It’s Wine O’Clock in India
In the past few years, some point between Starbucks and H&M, a more insidious foreign brand rolled up in India: the Wine Mom.
It was so subtle. At first, we were just glad to see more women shaking off traditional dictats and deciding for themselves that yes, they would like a drink, thankyouverymuch. But now it’s a trend. You definitely know one. You probably follow one on social media. You may be one. In fact, you may be one without ever taking a sip of wine or any other alcoholic drink.
You can tweet or post on Instagram about how mommy needs a drink, or join the Facebook group Moms Who Need Wine (more than 700k followers and counting) – without ever taking a sip. You can WhatsApp one of hundreds of memes about motherhood and drinking to mommy groups without actually pouring yourself a glass. You can Like or respond with baby face + snoozing Z’s + wine glass + wine glass emojis to someone else’s post about moms drinking wine. That is the hallmark and the appeal of wine-mom culture: No expectations or duties, just acceptance.
And if there are two things Indian moms need, it’s fewer expectations and a little less duty. We are already the most stressed women in the world. We are shouldering both the physical and mental load of childcare and household management, even when we have support from egalitarian-minded partners or domestic helpers. More and more of us are working, too, often in environments still operating by an outdated, men-only standard of professionalism.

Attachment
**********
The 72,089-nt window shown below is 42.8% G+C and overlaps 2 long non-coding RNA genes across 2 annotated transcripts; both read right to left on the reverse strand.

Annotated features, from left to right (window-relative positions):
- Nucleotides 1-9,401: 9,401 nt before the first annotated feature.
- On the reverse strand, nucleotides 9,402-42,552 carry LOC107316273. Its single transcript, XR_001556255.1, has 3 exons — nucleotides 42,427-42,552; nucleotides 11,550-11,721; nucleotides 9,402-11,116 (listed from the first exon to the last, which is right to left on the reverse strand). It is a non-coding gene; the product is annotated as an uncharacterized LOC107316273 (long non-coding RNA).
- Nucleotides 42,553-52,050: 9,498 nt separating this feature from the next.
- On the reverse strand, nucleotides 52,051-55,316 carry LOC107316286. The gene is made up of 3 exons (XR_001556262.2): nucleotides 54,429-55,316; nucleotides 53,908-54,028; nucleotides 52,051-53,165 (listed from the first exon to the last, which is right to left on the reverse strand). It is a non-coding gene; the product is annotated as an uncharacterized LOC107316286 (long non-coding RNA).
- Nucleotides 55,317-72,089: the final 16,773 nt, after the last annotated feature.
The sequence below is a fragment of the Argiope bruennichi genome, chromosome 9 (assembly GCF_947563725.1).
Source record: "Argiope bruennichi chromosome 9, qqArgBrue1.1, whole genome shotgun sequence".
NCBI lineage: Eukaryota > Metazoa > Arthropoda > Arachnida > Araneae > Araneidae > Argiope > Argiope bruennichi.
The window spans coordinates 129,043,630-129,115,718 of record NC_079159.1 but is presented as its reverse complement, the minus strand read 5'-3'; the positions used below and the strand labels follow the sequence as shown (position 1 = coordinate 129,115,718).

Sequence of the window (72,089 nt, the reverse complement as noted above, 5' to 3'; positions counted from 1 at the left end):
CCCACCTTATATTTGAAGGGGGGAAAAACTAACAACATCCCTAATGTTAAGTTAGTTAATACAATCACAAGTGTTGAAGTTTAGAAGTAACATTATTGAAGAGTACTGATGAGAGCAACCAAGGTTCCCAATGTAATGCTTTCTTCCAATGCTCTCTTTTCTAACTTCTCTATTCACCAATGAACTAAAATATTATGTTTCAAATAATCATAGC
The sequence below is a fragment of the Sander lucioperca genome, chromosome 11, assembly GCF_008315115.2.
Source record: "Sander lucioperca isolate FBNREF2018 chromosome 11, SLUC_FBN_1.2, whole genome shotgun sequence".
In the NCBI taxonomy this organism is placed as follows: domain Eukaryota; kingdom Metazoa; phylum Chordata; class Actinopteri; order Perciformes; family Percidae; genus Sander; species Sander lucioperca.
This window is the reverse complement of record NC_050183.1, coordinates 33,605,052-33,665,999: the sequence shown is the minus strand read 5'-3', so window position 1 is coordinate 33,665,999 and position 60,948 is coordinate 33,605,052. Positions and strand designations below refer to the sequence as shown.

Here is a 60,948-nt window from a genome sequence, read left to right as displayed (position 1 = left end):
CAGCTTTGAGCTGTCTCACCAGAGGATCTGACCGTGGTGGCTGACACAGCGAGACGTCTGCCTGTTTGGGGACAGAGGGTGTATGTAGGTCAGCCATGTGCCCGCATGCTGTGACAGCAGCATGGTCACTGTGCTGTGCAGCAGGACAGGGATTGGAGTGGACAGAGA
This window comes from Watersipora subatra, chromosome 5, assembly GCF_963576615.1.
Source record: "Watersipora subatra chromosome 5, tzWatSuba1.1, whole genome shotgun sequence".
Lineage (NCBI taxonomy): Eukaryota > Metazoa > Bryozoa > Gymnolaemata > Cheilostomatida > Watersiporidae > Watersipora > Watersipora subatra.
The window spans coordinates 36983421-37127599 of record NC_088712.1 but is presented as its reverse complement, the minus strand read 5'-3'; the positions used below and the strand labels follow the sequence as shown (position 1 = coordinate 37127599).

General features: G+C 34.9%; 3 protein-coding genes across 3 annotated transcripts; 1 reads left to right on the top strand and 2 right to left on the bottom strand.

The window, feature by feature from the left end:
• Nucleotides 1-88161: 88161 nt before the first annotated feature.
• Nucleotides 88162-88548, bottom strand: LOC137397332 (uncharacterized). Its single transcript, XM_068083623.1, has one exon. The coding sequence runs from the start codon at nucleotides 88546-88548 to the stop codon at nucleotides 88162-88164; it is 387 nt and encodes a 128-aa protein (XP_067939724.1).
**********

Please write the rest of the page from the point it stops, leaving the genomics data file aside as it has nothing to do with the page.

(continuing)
And we’re failing – every day, at something we can’t quite put our finger on. Sometimes at multiple things that, with painful specificity, we can identify (or others can, for us). By circumstance, we’re not meeting the modern expectations of motherhood we aspire to, and by choice, we’re not meeting the traditional expectations of motherhood certain generations aspire for us.
Little wonder that #mommyneedswine. It’s always wine o’clock somewhere — normally right here, right now.
But even while wine-mom culture offers us a balm – a sisterhood of cheersing to failure without judgment, a reward for the long, often unappreciated hours we put in – there’s danger there, too. The classy, socially-acceptable rebellion (there’s a reason you don’t see Moms Who Need Tequila groups, or #mommyneedsajoint) might dull the complaining voices and reward us for our hard, invisible work at the end of a long day, but it also drowns our desire for getting what we deserve. It’s a self-medication, not dangerous in the alcoholic sense (though, that potential is real), but in the soma-induced haze-of-complacency sense. We’ve got our wine memes and each other, which is, perhaps, more than what our own mothers had.
And so, our IDGAF wine-mom messages keep us from confronting an essential truth: that maybe moms could drink less if others – partners, inlaws, employers, government — GAF more.
So, have that glass of wine. Have two. Have your favourite cocktail or beer, or have a mocktail or soda. But cheers to a day when mommy doesn’t need wine. Then make a mental load meme and tag everyone you know. Because if we let the conversation become about drinking, we really will have failed.